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Posted: Thu May 18, 2017 8:23 am 


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PostPosted: Sun May 21, 2017 1:43 pm 
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Joined: Thu Apr 21, 2016 7:51 am
Posts: 8
thedonnydino wrote:
Another reason that pros don't care about overlap is because they ride big manufacturer frames that go to great lengths to reduce toe overlap. Some say it's because it's fear of litigation, others due to some obscure rule or law.


There's indeed an obscure UCI rule 1.3.016 pertaining to this.

thedonnydino wrote:
Cervelo used to run massive toe overlap and short wheel bases on their smaller frames, however subsequently responded to concern over overlap. All they did was slacken the head angle, and I believe change the rake a little bit. I even think they responded with a 650 wheel in smaller framsets initially. Ironically, Cervelo prided themselves in having similar, racey handling throughout their size range.


When Cervelo made their original geometry 1.3.016 didn't exist or didn't apply (pre-UCI-approved stickers.) Cervelo had to change after that rule came into effect.


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PostPosted: Sun May 21, 2017 10:08 pm 
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Joined: Thu Mar 08, 2012 11:43 pm
Posts: 3332
berend wrote:
When Cervelo made their original geometry 1.3.016 didn't exist or didn't apply (pre-UCI-approved stickers.) Cervelo had to change after that rule came into effect.

Before the UCI-approved stickers came about bikes still needed to comply with UCI tech regs to race in UCI events, or they'd get kicked out in scrutineering (assming the scrutineers did their jobs properly).


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PostPosted: Mon May 29, 2017 12:23 pm 
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Joined: Wed Apr 23, 2014 5:04 pm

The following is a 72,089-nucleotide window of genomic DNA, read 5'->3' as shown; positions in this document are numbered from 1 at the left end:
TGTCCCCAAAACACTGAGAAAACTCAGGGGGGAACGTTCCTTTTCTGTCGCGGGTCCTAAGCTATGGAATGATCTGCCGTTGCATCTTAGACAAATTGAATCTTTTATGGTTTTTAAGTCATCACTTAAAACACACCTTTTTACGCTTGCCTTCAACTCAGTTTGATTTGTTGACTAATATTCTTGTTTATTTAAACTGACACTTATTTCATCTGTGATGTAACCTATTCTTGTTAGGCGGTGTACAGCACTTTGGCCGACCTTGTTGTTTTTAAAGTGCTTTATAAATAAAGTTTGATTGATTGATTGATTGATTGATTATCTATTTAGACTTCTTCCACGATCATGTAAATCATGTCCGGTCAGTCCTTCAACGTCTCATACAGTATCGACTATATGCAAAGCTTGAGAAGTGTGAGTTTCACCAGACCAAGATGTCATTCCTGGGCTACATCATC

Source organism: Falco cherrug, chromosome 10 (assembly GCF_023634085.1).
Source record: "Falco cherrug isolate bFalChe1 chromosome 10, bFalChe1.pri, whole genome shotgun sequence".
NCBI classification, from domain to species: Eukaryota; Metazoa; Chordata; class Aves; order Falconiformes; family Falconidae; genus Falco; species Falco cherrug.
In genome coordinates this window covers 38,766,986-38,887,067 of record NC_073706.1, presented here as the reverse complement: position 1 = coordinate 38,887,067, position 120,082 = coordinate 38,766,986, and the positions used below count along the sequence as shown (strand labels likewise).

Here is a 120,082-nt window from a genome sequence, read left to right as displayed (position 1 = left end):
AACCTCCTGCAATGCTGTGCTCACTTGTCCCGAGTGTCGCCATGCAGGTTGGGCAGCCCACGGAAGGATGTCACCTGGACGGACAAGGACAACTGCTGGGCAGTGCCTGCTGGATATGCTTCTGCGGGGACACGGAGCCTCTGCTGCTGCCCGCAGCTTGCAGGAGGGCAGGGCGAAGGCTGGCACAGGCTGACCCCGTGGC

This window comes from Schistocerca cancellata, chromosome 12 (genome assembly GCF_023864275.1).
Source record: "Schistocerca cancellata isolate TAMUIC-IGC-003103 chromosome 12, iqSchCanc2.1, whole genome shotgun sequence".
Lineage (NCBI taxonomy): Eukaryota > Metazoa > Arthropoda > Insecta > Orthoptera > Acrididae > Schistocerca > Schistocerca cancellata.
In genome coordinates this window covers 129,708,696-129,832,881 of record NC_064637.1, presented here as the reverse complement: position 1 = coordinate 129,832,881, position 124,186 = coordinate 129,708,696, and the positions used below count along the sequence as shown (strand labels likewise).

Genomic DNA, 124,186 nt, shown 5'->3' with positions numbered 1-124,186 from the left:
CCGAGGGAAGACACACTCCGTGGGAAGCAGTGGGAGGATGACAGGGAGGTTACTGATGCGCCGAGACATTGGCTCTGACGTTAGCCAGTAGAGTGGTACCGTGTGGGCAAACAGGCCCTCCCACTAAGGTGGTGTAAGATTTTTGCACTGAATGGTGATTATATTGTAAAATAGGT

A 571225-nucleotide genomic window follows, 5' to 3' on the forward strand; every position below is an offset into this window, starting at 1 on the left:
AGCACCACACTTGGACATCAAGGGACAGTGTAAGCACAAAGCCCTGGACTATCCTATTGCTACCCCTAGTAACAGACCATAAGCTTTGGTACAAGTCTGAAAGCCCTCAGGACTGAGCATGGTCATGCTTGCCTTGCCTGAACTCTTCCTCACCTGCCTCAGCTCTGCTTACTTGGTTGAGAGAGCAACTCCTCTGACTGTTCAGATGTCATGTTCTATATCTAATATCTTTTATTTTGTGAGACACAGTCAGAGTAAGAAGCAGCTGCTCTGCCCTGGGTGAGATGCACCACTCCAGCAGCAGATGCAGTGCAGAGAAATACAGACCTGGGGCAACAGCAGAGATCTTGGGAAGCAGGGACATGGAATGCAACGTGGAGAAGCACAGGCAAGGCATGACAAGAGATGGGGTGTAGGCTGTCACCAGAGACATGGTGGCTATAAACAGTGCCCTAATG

Posts: 33
Well - the shorter 165mm cranks are now fitted. Have only been for 2 short 22km rides so far. Raised saddle height by 3mm as a first step.

It feels... good! This may all be placebo, but the smaller circle feels smoother to spin, and it feels more natural for my 160cm height. And in the drops it's a bit better too (less "knees coming up to my torso" feeling at the top of the pedal stroke).

So far so good.


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PostPosted: Mon May 29, 2017 1:42 pm 
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Joined: Wed Mar 17, 2004 1:38 pm
Posts: 1738
slowK wrote:
Well - the shorter 165mm cranks are now fitted. Have only been for 2 short 22km rides so far. Raised saddle height by 3mm as a first step.

It feels... good! This may all be placebo, but the smaller circle feels smoother to spin, and it feels more natural for my 160cm height. And in the drops it's a bit better too (less "knees coming up to my torso" feeling at the top of the pedal stroke).

So far so good.


I made the change to 165mm cranks a few years ago. I am about 170cm and it feels much better than the 172.5mm I started out on 30 years ago and the 170mm cranks I used for a few years on my way to 165mm. And for the exact reasons you describe.